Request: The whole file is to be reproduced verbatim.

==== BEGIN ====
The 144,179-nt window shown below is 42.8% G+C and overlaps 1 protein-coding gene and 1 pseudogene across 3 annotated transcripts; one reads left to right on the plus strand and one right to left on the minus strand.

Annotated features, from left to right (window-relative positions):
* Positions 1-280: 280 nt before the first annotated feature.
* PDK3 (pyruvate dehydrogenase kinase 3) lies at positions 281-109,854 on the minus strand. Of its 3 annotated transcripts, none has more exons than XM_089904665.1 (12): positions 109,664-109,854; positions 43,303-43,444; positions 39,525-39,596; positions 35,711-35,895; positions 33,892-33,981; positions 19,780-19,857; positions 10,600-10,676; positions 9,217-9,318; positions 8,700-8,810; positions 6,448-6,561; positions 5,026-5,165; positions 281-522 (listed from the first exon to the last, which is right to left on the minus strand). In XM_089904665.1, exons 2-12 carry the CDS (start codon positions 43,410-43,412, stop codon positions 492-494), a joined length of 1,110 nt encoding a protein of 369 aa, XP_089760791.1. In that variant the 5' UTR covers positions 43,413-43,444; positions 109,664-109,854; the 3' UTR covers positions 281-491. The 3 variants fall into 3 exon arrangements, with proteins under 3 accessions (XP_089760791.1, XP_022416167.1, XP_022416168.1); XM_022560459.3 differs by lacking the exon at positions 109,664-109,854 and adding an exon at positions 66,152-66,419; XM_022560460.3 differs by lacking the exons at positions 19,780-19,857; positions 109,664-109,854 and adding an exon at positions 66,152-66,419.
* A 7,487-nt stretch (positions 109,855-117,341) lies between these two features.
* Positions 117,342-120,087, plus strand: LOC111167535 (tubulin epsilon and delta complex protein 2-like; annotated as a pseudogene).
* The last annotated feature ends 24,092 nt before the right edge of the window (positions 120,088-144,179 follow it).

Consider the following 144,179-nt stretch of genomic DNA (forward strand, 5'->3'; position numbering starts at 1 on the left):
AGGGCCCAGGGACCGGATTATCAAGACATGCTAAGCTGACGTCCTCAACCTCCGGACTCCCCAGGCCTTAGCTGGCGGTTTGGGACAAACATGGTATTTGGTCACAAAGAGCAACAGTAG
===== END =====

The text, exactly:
The 144,179-nt window shown below is 42.8% G+C and overlaps 1 protein-coding gene and 1 pseudogene across 3 annotated transcripts; one reads left to right on the plus strand and one right to left on the minus strand.

Annotated features, from left to right (window-relative positions):
* Positions 1-280: 280 nt before the first annotated feature.
* PDK3 (pyruvate dehydrogenase kinase 3) lies at positions 281-109,854 on the minus strand. Of its 3 annotated transcripts, none has more exons than XM_089904665.1 (12): positions 109,664-109,854; positions 43,303-43,444; positions 39,525-39,596; positions 35,711-35,895; positions 33,892-33,981; positions 19,780-19,857; positions 10,600-10,676; positions 9,217-9,318; positions 8,700-8,810; positions 6,448-6,561; positions 5,026-5,165; positions 281-522 (listed from the first exon to the last, which is right to left on the minus strand). In XM_089904665.1, exons 2-12 carry the CDS (start codon positions 43,410-43,412, stop codon positions 492-494), a joined length of 1,110 nt encoding a protein of 369 aa, XP_089760791.1. In that variant the 5' UTR covers positions 43,413-43,444; positions 109,664-109,854; the 3' UTR covers positions 281-491. The 3 variants fall into 3 exon arrangements, with proteins under 3 accessions (XP_089760791.1, XP_022416167.1, XP_022416168.1); XM_022560459.3 differs by lacking the exon at positions 109,664-109,854 and adding an exon at positions 66,152-66,419; XM_022560460.3 differs by lacking the exons at positions 19,780-19,857; positions 109,664-109,854 and adding an exon at positions 66,152-66,419.
* A 7,487-nt stretch (positions 109,855-117,341) lies between these two features.
* Positions 117,342-120,087, plus strand: LOC111167535 (tubulin epsilon and delta complex protein 2-like; annotated as a pseudogene).
* The last annotated feature ends 24,092 nt before the right edge of the window (positions 120,088-144,179 follow it).

Consider the following 144,179-nt stretch of genomic DNA (forward strand, 5'->3'; position numbering starts at 1 on the left):
AGGGCCCAGGGACCGGATTATCAAGACATGCTAAGCTGACGTCCTCAACCTCCGGACTCCCCAGGCCTTAGCTGGCGGTTTGGGACAAACATGGTATTTGGTCACAAAGAGCAACAGTAG